T2108 Update – January 13, 2011 (Dealing with the QE3 Wildcard)

(T2108 measures the percentage of stocks trading above their respective 40-day moving averages [DMAs]. To learn more about it, see my T2108 Resource Page. You can follow real-time T2108 commentary on twitter using the #T2108 hashtag. T2108-related trades and other trades are posted on twitter using the #120trade hashtag)

T2108 Status: 77% (overbought day #9)
VIX Status: 20.9
General (Short-term) Trading Call: Close more bullish positions, begin/expand bearish positions

Reference Charts (click for view of last 6 months from Stockcharts.com):
S&P 500 or SPY
SDS (ProShares UltraShort S&P500)
U.S. Dollar Index (volatility index)
VIX (volatility index)
VXX (iPath S&P 500 VIX Short-Term Futures ETN)
EWG (iShares MSCI Germany Index Fund)

Just when you thought the changes for quantitative easing part 3 (QE3) had evaporated…speculation is now growing the Federal Reserve may consider implementing QE3 by the spring. I unwittingly mentioned this possibility in discussing reasons for buying the dips in homebuilders. While the “T2108 Update” is strictly dedicated to a technical analysis of the stock market, I have to pay respects to QE3 because flooding the stock market with more liquidity pretty much trumps everything, at least for the short-term (QE2 eventually ran out of steam and lost the vast majority of its impact on the stock market once it reached its 2011 lows). There is almost nothing more important to the stock market than the crack of easy money. The anticipation of QE3 means that a solid floor likely exists under the stock market until something happens to eliminate this speculation. It can probably explain why traders seem so eager to buy morning gap downs.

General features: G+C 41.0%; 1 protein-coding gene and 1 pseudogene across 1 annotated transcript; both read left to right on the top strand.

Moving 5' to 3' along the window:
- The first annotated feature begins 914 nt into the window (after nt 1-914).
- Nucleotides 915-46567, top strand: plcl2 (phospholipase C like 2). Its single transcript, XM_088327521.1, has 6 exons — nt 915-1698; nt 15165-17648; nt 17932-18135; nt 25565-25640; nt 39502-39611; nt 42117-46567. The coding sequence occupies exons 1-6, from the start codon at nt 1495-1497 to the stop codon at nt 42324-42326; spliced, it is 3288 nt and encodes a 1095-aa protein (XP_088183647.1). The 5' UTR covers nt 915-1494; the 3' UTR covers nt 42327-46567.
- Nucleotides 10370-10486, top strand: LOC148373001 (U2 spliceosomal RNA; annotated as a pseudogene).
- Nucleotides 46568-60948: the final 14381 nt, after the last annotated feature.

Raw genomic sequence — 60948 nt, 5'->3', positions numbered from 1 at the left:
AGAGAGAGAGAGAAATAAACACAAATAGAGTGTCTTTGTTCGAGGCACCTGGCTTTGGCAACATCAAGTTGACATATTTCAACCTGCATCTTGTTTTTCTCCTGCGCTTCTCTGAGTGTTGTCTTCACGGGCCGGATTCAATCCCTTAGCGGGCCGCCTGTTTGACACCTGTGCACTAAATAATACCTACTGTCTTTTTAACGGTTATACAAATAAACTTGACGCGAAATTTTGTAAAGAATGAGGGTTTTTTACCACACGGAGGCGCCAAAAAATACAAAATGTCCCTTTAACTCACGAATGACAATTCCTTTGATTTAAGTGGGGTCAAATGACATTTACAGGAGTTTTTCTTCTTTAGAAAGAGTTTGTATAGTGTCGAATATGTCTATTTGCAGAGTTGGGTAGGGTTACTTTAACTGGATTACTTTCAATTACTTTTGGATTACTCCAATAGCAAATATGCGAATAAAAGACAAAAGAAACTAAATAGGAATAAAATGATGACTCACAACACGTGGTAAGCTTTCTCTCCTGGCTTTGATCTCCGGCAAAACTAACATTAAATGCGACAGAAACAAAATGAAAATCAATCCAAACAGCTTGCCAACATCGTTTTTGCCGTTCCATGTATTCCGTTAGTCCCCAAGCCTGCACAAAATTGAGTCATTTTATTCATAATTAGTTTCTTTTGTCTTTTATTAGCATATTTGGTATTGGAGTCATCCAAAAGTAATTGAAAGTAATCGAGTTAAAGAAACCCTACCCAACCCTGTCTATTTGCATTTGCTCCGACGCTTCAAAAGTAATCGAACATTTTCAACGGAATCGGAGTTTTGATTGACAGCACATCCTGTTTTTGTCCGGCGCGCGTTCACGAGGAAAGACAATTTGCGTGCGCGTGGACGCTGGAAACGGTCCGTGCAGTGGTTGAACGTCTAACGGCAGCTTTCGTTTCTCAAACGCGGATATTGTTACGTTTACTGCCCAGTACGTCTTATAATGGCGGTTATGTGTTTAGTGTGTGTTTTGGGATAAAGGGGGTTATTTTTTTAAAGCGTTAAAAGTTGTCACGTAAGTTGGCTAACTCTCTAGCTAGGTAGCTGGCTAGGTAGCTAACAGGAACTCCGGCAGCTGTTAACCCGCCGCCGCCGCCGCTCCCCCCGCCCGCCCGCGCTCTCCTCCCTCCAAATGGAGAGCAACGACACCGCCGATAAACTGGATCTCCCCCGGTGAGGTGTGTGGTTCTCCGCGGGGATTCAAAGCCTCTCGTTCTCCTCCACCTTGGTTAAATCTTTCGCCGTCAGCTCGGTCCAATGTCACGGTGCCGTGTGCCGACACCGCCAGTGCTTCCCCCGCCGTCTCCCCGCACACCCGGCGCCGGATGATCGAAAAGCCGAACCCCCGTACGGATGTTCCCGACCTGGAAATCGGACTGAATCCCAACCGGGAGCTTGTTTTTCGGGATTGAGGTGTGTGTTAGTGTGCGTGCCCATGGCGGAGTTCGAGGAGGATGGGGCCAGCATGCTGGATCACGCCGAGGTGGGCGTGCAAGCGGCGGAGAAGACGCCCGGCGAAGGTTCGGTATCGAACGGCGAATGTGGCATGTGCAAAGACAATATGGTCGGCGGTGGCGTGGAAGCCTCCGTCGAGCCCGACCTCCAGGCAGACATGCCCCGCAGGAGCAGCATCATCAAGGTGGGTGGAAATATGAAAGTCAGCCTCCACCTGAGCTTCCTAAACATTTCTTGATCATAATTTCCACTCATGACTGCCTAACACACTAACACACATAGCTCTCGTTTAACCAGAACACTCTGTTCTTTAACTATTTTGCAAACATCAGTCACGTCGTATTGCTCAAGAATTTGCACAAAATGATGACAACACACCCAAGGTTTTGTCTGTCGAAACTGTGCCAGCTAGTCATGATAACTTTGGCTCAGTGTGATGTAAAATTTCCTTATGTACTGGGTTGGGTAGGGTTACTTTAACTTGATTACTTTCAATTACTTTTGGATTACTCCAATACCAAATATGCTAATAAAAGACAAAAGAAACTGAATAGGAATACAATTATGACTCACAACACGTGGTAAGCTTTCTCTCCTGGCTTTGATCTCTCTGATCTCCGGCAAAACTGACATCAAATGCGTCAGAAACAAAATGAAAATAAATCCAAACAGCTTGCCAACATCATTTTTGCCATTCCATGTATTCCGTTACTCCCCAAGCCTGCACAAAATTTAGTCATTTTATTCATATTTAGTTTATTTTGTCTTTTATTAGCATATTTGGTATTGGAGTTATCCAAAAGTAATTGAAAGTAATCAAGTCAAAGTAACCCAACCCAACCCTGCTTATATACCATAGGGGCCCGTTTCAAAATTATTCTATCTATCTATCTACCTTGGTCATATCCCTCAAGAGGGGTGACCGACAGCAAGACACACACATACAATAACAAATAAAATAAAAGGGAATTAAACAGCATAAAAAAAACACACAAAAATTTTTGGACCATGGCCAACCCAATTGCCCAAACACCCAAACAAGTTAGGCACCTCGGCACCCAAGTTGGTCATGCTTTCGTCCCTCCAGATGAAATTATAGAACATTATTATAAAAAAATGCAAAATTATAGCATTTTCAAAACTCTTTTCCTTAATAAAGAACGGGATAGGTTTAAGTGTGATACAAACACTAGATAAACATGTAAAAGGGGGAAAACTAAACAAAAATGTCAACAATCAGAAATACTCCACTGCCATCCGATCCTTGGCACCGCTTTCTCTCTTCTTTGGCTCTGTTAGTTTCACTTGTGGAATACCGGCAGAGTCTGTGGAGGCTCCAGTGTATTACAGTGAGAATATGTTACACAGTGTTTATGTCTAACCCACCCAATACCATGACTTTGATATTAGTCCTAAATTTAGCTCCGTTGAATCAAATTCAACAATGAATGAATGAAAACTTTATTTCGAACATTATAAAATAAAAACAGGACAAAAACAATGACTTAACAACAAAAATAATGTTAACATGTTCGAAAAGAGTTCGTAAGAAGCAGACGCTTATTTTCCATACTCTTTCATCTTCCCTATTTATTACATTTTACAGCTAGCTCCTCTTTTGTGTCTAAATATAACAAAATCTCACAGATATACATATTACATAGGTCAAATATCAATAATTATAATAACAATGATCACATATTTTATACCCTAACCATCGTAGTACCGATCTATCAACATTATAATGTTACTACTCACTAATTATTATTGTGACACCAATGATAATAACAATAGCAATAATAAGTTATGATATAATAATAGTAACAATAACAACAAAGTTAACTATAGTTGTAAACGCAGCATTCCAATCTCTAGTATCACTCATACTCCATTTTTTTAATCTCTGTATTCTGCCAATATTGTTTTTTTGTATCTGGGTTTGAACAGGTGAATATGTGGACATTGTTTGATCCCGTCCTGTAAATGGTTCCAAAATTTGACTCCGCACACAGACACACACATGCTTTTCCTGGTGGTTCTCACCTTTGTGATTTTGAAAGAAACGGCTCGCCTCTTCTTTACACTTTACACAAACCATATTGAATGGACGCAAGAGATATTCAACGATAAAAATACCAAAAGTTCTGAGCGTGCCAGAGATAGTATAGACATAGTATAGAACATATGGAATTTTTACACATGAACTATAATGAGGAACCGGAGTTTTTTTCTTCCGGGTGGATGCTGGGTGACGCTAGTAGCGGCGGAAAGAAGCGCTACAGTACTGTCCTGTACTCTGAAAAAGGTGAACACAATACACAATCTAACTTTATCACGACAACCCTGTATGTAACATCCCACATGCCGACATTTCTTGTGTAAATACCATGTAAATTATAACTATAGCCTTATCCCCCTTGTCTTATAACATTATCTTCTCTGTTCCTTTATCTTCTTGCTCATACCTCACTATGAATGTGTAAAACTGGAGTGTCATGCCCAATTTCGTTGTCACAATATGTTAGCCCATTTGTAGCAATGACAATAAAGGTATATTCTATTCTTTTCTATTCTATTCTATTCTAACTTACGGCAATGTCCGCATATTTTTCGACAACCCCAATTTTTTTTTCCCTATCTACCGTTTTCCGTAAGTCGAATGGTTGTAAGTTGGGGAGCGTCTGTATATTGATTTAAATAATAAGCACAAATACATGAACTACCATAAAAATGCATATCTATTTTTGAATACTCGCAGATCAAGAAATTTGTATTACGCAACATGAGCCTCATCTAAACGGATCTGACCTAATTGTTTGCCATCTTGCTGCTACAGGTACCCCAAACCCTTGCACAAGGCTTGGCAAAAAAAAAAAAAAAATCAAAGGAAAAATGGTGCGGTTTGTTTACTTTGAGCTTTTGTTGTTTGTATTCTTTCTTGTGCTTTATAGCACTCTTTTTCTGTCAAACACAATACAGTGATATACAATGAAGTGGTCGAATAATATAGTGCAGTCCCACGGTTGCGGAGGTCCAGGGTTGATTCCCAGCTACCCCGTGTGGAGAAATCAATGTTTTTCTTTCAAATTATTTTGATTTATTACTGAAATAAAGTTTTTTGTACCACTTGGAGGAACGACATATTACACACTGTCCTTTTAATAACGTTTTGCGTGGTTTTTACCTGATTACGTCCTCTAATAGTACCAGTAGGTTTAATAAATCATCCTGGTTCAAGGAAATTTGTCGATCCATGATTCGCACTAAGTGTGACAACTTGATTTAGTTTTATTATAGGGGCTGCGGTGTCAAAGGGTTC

CNBC’s Steve Liesman shares some reasons more easing is on the way (also read “Fed to Weigh Further Easing Amid Doubts About Recovery“):

This QE3 wildcard forces me to increase my wariness here at overbought levels. Any pressure that existed to sell going into this overbought period is greatly diminished by traders and investors hoping to get saved by more money-printing by the Federal Reserve. T2108 is overbought for the ninth day in a row, right at the average but well above the median of four days. Only 29% of all overbought periods have lasted longer; 19% of all overbought periods have lasted longer than 14 days. After 25 days, the S&P 500 tends to pick up fresh momentum. The Fed next announces monetary policy on January 25th. That meting day would print day #16 of the overbought period. This will still be two trading weeks away from the time where we would expect the S&P 500 to take off. However, if the Federal Reserve telegraphs that QE3 is imminent, the party could start early. On the flip side, if the Fed disappoints, we could finally get the sharp selling that typically ends an overbought period.